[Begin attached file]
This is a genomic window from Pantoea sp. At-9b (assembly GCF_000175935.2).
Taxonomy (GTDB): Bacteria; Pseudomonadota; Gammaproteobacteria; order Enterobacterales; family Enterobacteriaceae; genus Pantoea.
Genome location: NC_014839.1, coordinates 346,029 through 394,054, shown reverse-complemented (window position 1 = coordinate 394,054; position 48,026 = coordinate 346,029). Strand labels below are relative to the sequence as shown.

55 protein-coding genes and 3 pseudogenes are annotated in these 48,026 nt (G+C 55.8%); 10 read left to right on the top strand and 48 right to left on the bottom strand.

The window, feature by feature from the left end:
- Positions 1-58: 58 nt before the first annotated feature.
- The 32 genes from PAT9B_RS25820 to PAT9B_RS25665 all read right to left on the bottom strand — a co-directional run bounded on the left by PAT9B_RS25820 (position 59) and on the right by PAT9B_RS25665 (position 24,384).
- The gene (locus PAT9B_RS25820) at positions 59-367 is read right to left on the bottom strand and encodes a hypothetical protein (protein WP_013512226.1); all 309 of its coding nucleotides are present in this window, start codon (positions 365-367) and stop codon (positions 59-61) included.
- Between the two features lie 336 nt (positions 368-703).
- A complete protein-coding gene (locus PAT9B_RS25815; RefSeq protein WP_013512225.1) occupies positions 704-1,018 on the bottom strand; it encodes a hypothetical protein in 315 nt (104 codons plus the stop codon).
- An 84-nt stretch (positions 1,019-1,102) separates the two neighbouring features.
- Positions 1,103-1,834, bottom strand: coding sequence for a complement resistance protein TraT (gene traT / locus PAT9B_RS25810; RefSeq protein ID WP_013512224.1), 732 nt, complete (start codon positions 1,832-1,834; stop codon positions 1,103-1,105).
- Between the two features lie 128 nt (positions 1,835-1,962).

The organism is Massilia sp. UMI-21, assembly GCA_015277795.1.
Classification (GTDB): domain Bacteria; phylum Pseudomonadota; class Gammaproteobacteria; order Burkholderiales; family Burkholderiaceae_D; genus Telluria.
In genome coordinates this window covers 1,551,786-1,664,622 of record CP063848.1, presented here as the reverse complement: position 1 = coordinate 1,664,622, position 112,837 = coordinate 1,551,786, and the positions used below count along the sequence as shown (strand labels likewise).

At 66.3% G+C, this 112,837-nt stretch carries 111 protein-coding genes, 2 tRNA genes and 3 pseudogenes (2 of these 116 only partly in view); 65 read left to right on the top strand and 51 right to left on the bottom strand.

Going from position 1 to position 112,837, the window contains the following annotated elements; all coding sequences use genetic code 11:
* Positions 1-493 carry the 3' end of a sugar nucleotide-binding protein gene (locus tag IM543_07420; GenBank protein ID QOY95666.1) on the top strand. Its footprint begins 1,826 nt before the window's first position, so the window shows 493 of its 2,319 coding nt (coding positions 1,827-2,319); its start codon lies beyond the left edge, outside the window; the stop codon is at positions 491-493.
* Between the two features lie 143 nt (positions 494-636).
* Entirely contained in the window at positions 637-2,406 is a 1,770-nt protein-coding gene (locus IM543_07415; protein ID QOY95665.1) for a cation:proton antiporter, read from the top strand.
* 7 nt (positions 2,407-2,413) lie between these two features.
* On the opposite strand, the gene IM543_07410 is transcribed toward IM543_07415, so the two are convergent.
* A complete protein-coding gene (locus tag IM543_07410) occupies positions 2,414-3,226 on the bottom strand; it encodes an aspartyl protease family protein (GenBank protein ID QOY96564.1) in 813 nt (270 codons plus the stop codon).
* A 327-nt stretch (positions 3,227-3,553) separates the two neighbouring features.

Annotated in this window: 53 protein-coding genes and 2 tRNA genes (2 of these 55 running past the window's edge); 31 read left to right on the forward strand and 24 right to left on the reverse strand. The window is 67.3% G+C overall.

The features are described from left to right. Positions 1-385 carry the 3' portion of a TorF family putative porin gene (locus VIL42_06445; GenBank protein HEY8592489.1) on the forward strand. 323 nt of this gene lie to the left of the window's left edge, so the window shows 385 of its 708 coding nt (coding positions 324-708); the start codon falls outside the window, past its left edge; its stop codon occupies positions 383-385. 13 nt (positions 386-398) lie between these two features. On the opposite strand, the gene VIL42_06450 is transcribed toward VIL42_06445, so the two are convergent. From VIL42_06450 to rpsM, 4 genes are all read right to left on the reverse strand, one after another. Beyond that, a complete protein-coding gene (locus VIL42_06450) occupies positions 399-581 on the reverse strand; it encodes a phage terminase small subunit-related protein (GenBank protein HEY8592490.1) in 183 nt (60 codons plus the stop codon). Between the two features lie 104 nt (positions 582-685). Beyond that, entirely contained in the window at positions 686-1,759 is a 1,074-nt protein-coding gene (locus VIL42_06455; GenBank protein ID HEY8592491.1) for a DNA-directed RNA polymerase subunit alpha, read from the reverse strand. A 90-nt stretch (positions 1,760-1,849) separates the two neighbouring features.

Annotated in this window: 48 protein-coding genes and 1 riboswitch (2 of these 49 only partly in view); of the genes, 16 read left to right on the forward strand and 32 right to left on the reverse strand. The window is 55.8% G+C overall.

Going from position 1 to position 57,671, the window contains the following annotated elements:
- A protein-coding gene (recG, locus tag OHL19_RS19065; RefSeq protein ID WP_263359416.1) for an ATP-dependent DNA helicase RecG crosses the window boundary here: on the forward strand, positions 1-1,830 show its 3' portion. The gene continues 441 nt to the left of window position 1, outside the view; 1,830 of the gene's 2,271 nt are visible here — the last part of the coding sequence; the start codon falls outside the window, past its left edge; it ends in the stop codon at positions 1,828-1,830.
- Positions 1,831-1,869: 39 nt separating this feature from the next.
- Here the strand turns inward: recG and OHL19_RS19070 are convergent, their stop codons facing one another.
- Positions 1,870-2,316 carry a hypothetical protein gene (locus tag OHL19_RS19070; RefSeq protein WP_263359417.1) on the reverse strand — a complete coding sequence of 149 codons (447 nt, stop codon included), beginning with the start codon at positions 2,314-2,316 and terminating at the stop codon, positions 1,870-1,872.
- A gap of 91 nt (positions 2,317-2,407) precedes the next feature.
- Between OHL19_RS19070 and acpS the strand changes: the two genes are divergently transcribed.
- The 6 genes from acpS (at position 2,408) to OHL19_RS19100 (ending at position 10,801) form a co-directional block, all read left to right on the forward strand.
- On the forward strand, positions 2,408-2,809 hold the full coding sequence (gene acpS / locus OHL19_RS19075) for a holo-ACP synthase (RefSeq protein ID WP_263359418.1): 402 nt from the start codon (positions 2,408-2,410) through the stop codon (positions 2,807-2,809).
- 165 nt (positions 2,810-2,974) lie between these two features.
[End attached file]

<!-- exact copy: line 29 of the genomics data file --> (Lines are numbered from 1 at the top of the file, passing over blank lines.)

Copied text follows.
Going from position 1 to position 57,671, the window contains the following annotated elements: